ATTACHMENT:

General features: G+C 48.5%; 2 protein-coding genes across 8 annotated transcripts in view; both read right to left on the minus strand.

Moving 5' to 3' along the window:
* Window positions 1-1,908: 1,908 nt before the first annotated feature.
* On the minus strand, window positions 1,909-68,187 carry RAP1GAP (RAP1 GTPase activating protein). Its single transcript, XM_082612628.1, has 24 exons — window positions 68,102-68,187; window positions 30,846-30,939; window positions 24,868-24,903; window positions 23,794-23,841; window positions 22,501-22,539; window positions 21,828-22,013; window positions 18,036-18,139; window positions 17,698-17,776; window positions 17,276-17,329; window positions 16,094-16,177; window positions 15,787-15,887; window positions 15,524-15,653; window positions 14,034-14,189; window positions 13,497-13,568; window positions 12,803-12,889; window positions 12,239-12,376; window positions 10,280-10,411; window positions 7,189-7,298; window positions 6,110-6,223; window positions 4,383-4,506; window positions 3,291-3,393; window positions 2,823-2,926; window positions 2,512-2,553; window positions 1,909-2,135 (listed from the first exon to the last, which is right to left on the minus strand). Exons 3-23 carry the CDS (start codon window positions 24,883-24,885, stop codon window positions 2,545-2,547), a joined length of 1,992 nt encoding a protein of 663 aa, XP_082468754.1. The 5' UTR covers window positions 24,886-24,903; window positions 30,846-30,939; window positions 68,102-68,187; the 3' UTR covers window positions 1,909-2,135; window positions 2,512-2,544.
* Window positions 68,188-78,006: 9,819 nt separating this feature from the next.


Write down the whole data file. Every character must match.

General features: G+C 48.5%; 2 protein-coding genes across 8 annotated transcripts in view; both read right to left on the minus strand.

Moving 5' to 3' along the window:
* Window positions 1-1,908: 1,908 nt before the first annotated feature.
* On the minus strand, window positions 1,909-68,187 carry RAP1GAP (RAP1 GTPase activating protein). Its single transcript, XM_082612628.1, has 24 exons — window positions 68,102-68,187; window positions 30,846-30,939; window positions 24,868-24,903; window positions 23,794-23,841; window positions 22,501-22,539; window positions 21,828-22,013; window positions 18,036-18,139; window positions 17,698-17,776; window positions 17,276-17,329; window positions 16,094-16,177; window positions 15,787-15,887; window positions 15,524-15,653; window positions 14,034-14,189; window positions 13,497-13,568; window positions 12,803-12,889; window positions 12,239-12,376; window positions 10,280-10,411; window positions 7,189-7,298; window positions 6,110-6,223; window positions 4,383-4,506; window positions 3,291-3,393; window positions 2,823-2,926; window positions 2,512-2,553; window positions 1,909-2,135 (listed from the first exon to the last, which is right to left on the minus strand). Exons 3-23 carry the CDS (start codon window positions 24,883-24,885, stop codon window positions 2,545-2,547), a joined length of 1,992 nt encoding a protein of 663 aa, XP_082468754.1. The 5' UTR covers window positions 24,886-24,903; window positions 30,846-30,939; window positions 68,102-68,187; the 3' UTR covers window positions 1,909-2,135; window positions 2,512-2,544.
* Window positions 68,188-78,006: 9,819 nt separating this feature from the next.